BURIEN, Wash. — When prosecutor Dan Satterberg used to visit Washington state's police academy, the seas would part before him. Recruits would snap to attention, backs to the walls, and allow him to pass.
Now, they greet him and start a conversation.
"It takes a lot longer to walk down the halls," said Satterberg, the elected prosecutor in Seattle's King County.
The friendlier attitude reflects a campaign underway here and elsewhere around the U.S. to "demilitarize" the police and produce officers who think of themselves as guardians of their communities, not members of an occupying force.
Calls for demilitarizing law enforcement began a few years ago but gained urgency after the violent protests over the shooting of unarmed 18-year-old Michael Brown in Ferguson, Missouri, last summer.
The philosophy was endorsed this week by President Barack Obama's 21st Century Policing task force. As part of that change in thinking, Obama curtailed the government's practice of supplying armored vehicles, heavy weapons and other military-style equipment to police departments.
But it isn't just about the gear.
While some critics say that good officers already consider themselves protectors and that police need the best equipment to defend themselves and the public, many law enforcement leaders see a need for a broader change in police training and culture.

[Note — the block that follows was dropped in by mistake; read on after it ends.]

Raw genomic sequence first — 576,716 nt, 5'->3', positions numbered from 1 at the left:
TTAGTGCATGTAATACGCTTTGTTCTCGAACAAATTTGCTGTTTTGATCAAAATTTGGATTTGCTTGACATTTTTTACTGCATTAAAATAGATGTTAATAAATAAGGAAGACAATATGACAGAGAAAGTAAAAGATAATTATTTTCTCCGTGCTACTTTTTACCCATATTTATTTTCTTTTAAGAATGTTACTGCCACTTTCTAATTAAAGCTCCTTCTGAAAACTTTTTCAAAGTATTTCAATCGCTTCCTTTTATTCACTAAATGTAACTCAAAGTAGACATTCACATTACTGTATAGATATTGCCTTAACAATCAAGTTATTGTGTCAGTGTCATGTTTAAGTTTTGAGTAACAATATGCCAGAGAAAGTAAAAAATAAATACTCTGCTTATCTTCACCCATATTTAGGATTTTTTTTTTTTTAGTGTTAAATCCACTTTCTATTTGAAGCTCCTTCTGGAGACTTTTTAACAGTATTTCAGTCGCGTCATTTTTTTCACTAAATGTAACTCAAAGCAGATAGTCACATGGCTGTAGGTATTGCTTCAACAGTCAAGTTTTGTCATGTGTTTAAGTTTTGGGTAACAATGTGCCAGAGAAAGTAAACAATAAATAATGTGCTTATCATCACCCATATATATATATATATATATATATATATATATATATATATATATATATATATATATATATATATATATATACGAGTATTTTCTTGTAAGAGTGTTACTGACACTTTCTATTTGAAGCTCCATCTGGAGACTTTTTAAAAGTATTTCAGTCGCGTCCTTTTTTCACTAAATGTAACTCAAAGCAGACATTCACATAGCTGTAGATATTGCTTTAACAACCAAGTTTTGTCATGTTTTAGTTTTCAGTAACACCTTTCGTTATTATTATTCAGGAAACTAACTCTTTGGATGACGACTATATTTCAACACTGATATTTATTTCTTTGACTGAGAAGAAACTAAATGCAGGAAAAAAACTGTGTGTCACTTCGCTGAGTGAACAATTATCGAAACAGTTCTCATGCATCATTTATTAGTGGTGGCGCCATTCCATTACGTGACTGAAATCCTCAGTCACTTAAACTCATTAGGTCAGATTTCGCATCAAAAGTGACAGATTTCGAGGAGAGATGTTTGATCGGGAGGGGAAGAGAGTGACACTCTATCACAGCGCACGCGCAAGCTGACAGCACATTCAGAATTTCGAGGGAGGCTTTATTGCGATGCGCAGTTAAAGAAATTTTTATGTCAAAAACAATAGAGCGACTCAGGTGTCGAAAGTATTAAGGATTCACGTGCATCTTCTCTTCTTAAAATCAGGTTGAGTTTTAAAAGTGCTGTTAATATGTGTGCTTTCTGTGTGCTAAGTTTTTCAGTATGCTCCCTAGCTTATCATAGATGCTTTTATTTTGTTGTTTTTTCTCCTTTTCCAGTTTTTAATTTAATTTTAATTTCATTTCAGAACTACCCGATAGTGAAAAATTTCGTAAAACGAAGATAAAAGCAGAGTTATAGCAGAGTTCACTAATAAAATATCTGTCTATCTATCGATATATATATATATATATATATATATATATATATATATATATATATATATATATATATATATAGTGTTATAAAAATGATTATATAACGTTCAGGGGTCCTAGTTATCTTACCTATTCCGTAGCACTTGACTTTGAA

That includes getting cops to use their wits rather than their weapons whenever possible, as well as instilling a strong moral compass. Supporters say the approach could reduce cynicism, corruption and maybe even suicides among officers.
"We are at this moment where we have to re-engineer how we recruit, how we train and how we supervise," said Chuck Wexler, president of the Washington, D.C.-based Police Executive Research Forum.
"De-escalation, crisis intervention, better communication skills — all of these things are what the 21st century police officer needs to have in any situation, whether it's talking to a citizen you may have stopped or trying to defuse a situation where a mentally ill person has picked up a rock or a weapon."
For the past few years, the Washington State Criminal Justice Training Commission, which trains the state's local police and sheriff's deputies, has emphasized such skills.
The state academy relies heavily on a curriculum called "Blue Courage," developed by a former Aurora, Illinois, police commander with support from the U.S. Justice Department. It was first used in 2013 at Arizona's largest police academy, after local chiefs listened to a presentation.
"It struck a chord," said Lyle Mann, executive director of the Arizona Peace Officer Standards and Training Board. "There was this feeling that the militarization, the focus on officer safety, this whole confrontational kind of thing was morphing in a way that didn't feel good to those progressive chiefs."
The Justice Department has spent $1.5 million so far on Blue Courage, and it has been introduced at the New York City and Baltimore County police departments, as well as academies in Nebraska and Arizona.
Washington state's academy has boosted the training hours devoted to handling people with drug or mental problems, and Blue Courage principles have been incorporated into firearms and defensive tactics classes. Recruits can fail a training exercise if they use force when it may have been avoidable.